Members of Congress Press FEMA, HHS on Federal Government’s Failures on Puerto Rico Fatality Count Following Hurricane Maria
Congressional Members Underscore Consequences of Failure to Have an Accurate, Official Fatality Count
Washington, DC – United States Senator Elizabeth Warren (D-Mass.), Representative Nydia M. Velá zquez (D-N.Y.), and Representative Bennie G. Thompson (D-Miss.), Ranking Member of the Committee on Homeland Security, led their Senate and House colleagues in a follow-up letter to the Federal Emergency Management Agency (FEMA) and the Department of Health and Human Services (HHS) seeking information about the federal government’s role in the official accounting of fatalities due to Hurricane Maria in Puerto Rico. They pressed FEMA Administrator Brock Long and HHS Secretary Alex Azar about the federal government's unwillingness or inability to provide assistance or demand accountability in that process, and failure to obtain data necessary for disaster planning and provision of federal benefits.
A recent study published by the New England Journal of Medicine estimated that there were between 793 and 8,498 Hurricane Maria-related fatalities in Puerto Rico, with a midpoint estimate of 4,600. But the Puerto Rico government’s count still stands at 64. The Members of Congress noted that an accurate death toll is necessary to understand the true severity of conditions on the ground, to identify potential problems and vulnerabilities, to assess the quality of disaster response, and to establish future disaster-preparedness policies. These statistics also influence the amount of federal aid requested for pre- and post-disaster mitigation and adaptation plans, which is critical as this year’s hurricane season begins. Undercounting the fatalities might also prevent victims from receiving important benefits.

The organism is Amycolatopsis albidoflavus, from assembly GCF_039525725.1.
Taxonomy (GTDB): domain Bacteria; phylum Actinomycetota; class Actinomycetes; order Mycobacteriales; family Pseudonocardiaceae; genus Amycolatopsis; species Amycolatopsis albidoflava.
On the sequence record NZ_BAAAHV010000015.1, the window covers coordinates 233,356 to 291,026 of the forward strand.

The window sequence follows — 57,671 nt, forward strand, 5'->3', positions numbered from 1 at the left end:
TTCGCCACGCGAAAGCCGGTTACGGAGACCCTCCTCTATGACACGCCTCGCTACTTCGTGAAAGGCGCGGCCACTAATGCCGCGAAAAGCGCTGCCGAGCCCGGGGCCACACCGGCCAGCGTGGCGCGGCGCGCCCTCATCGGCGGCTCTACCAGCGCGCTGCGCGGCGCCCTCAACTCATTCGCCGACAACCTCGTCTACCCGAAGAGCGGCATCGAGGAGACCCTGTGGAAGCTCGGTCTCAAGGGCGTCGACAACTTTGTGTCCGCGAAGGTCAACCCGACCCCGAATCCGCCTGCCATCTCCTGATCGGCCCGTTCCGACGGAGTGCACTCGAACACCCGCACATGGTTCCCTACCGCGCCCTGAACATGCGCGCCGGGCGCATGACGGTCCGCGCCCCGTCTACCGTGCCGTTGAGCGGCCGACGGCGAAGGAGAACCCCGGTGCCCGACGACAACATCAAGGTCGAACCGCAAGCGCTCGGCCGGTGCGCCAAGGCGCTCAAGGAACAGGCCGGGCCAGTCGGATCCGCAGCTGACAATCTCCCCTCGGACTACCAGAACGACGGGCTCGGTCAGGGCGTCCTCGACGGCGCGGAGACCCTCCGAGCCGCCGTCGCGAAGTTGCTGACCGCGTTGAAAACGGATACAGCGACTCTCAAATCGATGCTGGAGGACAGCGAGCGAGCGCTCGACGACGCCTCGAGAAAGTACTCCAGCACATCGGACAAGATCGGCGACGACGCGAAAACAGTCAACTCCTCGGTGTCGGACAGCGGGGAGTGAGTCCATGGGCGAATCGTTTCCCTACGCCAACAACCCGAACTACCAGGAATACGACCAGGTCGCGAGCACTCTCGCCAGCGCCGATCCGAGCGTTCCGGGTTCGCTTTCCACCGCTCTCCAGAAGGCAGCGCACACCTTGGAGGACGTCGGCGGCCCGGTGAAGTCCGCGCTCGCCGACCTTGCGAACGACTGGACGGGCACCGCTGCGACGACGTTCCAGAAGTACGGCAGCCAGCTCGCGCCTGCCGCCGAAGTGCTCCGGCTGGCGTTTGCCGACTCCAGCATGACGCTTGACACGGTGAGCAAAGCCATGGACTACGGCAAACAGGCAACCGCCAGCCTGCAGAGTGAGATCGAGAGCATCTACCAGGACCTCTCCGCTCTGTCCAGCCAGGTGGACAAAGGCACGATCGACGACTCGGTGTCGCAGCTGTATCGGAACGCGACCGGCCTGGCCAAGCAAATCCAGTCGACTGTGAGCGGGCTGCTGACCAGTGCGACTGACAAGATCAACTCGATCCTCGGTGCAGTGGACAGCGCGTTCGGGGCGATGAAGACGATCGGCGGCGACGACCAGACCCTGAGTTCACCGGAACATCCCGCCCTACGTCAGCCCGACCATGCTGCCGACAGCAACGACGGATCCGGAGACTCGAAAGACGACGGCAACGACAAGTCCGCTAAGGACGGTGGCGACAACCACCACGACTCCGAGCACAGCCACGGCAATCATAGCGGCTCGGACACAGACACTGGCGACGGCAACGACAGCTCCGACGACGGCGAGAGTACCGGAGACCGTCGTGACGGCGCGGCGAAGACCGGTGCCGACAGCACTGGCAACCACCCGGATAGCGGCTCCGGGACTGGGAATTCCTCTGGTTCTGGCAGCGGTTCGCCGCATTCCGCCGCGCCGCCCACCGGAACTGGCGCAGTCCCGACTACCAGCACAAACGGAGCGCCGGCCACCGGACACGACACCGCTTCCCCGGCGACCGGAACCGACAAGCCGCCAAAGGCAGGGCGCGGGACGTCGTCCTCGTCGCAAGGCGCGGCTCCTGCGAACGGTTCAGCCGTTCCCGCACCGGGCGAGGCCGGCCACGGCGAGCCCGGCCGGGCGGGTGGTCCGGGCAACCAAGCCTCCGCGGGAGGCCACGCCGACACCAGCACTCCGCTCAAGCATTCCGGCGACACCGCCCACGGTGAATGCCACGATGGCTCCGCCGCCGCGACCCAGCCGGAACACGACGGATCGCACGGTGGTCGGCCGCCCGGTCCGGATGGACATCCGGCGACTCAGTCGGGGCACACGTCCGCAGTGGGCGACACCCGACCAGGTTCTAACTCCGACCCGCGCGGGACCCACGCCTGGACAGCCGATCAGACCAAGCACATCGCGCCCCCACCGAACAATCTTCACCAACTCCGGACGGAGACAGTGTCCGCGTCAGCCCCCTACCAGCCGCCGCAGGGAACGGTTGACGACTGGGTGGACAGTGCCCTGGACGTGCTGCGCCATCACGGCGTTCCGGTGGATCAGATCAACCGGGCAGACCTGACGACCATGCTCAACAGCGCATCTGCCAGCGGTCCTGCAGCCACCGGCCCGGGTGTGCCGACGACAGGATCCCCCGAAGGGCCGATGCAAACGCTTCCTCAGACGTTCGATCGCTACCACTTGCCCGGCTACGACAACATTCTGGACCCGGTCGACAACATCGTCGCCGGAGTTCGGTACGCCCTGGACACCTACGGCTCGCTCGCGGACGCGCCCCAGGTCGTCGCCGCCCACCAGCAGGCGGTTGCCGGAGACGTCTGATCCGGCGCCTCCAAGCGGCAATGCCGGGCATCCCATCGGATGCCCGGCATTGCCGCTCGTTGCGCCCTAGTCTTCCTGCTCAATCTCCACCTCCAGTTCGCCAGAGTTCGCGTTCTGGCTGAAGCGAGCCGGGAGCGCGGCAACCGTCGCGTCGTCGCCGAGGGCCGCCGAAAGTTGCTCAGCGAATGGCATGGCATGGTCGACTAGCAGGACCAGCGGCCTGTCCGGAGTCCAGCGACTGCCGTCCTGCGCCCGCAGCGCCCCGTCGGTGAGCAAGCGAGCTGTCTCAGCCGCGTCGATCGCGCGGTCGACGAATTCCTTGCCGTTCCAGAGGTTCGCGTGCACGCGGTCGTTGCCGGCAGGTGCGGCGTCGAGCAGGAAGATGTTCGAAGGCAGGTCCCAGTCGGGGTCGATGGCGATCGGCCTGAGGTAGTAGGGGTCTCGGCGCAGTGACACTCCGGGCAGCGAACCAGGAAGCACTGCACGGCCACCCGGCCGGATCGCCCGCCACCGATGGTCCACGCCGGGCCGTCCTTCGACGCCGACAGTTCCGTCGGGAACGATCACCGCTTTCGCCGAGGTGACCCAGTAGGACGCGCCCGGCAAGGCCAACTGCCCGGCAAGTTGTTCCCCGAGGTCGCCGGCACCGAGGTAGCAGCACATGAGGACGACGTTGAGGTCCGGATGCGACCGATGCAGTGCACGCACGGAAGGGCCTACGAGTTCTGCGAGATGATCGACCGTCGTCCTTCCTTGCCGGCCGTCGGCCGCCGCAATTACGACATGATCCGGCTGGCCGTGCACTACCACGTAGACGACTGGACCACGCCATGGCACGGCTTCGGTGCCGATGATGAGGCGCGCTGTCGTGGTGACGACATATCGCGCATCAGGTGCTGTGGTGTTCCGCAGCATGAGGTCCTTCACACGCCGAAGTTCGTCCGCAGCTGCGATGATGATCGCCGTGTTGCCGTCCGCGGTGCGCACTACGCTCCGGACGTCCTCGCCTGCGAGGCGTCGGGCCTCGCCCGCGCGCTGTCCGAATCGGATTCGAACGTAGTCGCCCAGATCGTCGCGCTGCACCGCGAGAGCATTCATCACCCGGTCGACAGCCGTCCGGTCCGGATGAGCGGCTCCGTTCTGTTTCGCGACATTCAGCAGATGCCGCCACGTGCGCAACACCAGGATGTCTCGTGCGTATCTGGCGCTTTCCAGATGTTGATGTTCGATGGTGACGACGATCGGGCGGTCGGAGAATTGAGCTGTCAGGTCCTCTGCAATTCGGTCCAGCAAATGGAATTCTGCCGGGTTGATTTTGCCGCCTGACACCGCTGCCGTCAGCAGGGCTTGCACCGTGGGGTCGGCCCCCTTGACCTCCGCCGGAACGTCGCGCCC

“The inability to obtain an accurate accounting of fatalities following a natural disaster that occurred on U.S. soil has real and significant consequences,” wrote the Members of Congress. “We are extremely concerned by the ongoing inability to obtain an updated, accurate death toll from Hurricane Maria, and the Trump Administration’s failure to provide any assistance or demand accountability in that process.”
In October, Representatives Velá zquez and Thompson wrote to the Department of Homeland Security (DHS) calling for an accurate death count. That same month, Senator Warren led a dozen of her colleagues in a letter echoing that request. Administrator Long replied that neither FEMA nor HHS has a role in the “cause and manner of death determination.” His response indicates that the federal government has failed to provide significant support in recording the fatalities of Puerto Rican residents.
The Members of Congress asked Administrator Long and Secretary Azar to identify how the federal government will address fatality count discrepancies and better execute disaster response and assistance to Puerto Ricans and other communities affected by hurricanes in the future.
Senators Ed Markey (D-Mass.), Richard Blumenthal (D-Conn.), Kamala Harris (D-Calif.), Chris Van Hollen (D-Md.), Dick Durbin (D-Ill.), Catherine Cortez Masto (D-Nev.), Jeanne Shaheen (D-N.H.), Kirsten Gillibrand (D-N.Y.), Bernie Sanders (I-Vt.), and Sherrod Brown (D-Ohio) as well as Representatives Michael E. Capuano (D-Mass.), Brendan F. Boyle (D-Penn.), Adriano Espaillat (D-N.Y.), Seth Moulton (D-Mass.), Niki Tsongas (D-Mass.), Rosa DeLauro (D-Conn.), Raúl M. Grijalva (D-Ariz.), Jim McGovern (D-Mass.), and David N. Cicilline (D-R.I.) also signed the letter.